That’s Gonna Leave A Mark - Freeze/Thaw Cycles Explained

Most riders understand that you shouldn't ride the trails when they're muddy.  Most riders understand acceptable riding conditions as well.  Sunny... dry... go ride! Bueno. But what about this time of year? When is it ok to ride without damaging the trail? How do you know if it's OK to ride before you get to the trail. Understanding freeze/thaw cycle can help you make that decision of when to ride trail, or when it's time to stay home and play Scrabble, watch QVC, etc.


As the temperature drops, moisture in the soil freezes.  As most of you know from that forgetful moment when you leave that “I need this hot beer to get cold quick” bottle in the freezer, it expands as it freezes. If you don’t know, here’s an example.

Beercicle or Beer Art?

Beercicle or Beer Art?

When this scenario happens on a trail, the composition of the soil is blown apart by the expansion of the frozen water molecules.  As the temperatures rise, the 'blown up' soil compresses and, with water, makes... MUD.  Nasty, slimy, slippery mud.



The real issue is moisture in the soil. Rain from a week or so ago can impact the moisture level in the soil & start the F/T process.  If the soil is dry, freezing temps won't have much of an impact on the soil at all.


Air temps & soil temps are two very different things. Say it's 40 degrees for a few days and then the overnight temperature dips to 28 or 29F for a couple of hours.  Even though air temp is below freezing, the ground temperature probably won't go below freezing since dirt's a pretty good insulator.  The opposite can be true as well.  If the ground has been frozen solid for a few days, having air temperatures above freezing for a few hours won't be enough to thaw the ground. Snow can also be a factor in that it has a relationship to the soil temperature.  Snow can either buffer the warmer soil from colder air temperatures OR buffer the colder soil temperatures from warmer air temperatures.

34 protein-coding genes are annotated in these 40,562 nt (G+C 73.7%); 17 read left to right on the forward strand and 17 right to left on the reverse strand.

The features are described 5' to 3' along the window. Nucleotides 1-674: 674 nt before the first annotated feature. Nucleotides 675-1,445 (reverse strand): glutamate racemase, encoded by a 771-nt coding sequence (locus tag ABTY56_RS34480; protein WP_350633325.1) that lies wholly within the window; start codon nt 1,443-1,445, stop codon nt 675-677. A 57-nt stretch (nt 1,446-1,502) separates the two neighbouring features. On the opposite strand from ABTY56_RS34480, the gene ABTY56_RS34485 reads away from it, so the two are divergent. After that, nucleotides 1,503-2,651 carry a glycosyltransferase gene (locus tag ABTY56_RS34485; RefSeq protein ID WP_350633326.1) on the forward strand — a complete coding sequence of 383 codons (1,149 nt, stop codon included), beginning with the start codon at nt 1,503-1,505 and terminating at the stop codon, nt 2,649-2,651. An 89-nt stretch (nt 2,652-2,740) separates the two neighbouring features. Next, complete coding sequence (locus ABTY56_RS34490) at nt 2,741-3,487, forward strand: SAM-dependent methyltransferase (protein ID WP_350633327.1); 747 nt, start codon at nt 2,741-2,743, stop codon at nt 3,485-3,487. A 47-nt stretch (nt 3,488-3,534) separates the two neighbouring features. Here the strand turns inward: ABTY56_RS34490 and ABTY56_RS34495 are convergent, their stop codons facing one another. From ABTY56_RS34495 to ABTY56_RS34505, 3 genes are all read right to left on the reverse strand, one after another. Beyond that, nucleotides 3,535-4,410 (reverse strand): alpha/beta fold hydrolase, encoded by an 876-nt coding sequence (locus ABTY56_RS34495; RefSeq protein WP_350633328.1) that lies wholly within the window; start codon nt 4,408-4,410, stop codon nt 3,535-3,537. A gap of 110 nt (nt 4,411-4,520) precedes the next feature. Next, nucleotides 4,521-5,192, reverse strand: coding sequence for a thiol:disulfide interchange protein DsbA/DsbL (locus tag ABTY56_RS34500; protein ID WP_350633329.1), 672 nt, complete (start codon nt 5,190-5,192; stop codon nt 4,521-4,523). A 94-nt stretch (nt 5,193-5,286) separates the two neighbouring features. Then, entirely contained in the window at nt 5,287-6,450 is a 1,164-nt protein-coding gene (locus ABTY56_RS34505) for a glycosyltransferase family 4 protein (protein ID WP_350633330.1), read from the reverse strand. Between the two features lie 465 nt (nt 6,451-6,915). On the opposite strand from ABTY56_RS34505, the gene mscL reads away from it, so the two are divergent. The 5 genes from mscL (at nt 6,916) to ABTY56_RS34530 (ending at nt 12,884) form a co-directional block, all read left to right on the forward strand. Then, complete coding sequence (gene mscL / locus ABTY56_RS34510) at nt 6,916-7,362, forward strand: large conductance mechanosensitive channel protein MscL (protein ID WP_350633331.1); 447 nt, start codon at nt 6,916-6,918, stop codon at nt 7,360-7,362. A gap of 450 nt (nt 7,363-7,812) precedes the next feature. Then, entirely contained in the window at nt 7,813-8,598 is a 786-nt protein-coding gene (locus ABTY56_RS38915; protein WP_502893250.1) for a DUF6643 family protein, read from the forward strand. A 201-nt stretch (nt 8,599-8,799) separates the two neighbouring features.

A very common situation here in Tennessee is where the trails are frozen in the AM & by mid-morning the increasing air temp and direct sunshine are given enough time to start the thawing process. Two hours can literally change the trail from a perfect, frozen, hard-pack to a sloppy, slushy mess. PSA: If you're going to ride during this time of year, early is usually better.

Pic of Livewire 1  -  1/26/19 - 📷 E. Rippon

Pic of Livewire 1  -  1/26/19 - 📷 E. Rippon

No matter how much you think you understand the combination of moisture, temperature & time, there's no substitute for making good choices when you get to the trail.  If you see that you're leaving deep ruts & mud is sticking to your bike, it's not OK to ride. Yes, it’s frustrating when you've checked the weather forecast, packed up all your stuff, made it to the trail and then realize that it's not in great shape.  No weather forecast makes up for good choices on the trail.  Be prepared to bail and help preserve the trails for everyone.


Posted on January 30, 2019 .